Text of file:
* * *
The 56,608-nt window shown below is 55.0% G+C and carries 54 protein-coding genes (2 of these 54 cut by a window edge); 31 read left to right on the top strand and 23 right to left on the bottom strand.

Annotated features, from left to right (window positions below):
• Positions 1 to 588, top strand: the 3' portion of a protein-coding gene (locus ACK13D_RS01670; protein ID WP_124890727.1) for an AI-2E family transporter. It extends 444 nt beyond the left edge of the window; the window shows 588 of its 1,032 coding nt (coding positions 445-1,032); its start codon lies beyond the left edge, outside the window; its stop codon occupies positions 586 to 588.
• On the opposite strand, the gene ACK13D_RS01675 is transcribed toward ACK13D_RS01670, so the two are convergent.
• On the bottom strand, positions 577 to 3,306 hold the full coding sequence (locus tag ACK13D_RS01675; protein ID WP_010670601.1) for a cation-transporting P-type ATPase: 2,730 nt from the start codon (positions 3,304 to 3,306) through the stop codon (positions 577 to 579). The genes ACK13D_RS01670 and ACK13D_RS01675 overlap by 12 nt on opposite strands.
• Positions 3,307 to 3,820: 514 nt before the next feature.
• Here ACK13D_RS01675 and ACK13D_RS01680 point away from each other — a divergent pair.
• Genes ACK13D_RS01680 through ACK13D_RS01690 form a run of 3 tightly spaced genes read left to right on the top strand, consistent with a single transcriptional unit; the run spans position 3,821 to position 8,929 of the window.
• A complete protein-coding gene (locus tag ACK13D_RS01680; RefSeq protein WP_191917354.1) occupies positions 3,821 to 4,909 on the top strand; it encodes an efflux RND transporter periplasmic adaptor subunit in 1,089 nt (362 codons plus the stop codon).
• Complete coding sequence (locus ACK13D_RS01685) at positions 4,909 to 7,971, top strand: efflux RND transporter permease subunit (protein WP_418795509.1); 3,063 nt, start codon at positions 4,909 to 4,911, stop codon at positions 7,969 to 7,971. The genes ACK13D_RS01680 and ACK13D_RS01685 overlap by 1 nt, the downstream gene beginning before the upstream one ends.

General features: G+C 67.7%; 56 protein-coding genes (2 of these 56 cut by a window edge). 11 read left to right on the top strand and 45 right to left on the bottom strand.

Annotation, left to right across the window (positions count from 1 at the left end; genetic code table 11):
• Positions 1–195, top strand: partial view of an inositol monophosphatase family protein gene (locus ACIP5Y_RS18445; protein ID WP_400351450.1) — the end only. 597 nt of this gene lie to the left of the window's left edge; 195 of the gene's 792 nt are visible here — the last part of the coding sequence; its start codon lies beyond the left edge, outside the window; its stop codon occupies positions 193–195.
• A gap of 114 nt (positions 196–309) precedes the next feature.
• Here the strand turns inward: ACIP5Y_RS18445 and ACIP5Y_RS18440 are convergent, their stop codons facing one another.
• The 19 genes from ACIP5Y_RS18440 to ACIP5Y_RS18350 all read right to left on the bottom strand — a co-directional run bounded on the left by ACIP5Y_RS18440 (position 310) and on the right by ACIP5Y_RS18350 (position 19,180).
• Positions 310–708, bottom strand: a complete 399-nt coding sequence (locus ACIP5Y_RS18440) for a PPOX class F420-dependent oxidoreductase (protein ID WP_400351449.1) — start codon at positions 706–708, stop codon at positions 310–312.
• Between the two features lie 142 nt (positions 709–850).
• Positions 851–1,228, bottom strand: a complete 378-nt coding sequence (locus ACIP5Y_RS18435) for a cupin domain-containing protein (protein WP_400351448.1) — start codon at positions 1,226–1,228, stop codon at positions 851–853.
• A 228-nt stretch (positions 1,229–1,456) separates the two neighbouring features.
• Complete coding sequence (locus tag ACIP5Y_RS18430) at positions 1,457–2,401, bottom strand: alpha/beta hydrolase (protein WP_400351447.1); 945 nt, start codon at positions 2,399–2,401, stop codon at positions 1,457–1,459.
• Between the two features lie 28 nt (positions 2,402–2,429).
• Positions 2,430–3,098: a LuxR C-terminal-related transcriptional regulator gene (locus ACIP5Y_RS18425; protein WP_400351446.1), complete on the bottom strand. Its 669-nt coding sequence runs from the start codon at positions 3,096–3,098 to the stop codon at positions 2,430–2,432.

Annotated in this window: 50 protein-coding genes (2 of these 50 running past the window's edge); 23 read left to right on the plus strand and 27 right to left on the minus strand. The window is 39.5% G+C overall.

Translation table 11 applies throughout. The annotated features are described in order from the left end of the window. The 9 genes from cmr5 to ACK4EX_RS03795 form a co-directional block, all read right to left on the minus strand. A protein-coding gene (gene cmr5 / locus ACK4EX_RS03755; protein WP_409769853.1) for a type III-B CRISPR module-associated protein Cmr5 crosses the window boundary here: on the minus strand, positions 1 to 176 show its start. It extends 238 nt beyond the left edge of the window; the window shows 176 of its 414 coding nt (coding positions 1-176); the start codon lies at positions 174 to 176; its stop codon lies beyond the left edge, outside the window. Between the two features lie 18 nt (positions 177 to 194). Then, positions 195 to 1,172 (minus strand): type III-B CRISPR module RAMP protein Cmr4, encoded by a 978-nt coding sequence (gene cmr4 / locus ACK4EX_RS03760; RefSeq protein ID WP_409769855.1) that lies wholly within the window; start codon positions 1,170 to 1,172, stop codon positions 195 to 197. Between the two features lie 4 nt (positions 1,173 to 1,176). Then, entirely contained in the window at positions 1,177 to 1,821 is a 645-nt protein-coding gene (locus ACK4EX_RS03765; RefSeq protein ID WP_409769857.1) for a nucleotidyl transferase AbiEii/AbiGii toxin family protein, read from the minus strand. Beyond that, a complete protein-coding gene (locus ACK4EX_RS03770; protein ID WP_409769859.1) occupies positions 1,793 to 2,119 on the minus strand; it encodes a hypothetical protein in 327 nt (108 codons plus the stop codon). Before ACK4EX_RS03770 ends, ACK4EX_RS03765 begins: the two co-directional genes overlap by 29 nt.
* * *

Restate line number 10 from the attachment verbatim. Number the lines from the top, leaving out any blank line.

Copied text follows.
• Complete coding sequence (locus ACK13D_RS01685) at positions 4,909 to 7,971, top strand: efflux RND transporter permease subunit (protein WP_418795509.1); 3,063 nt, start codon at positions 4,909 to 4,911, stop codon at positions 7,969 to 7,971. The genes ACK13D_RS01680 and ACK13D_RS01685 overlap by 1 nt, the downstream gene beginning before the upstream one ends.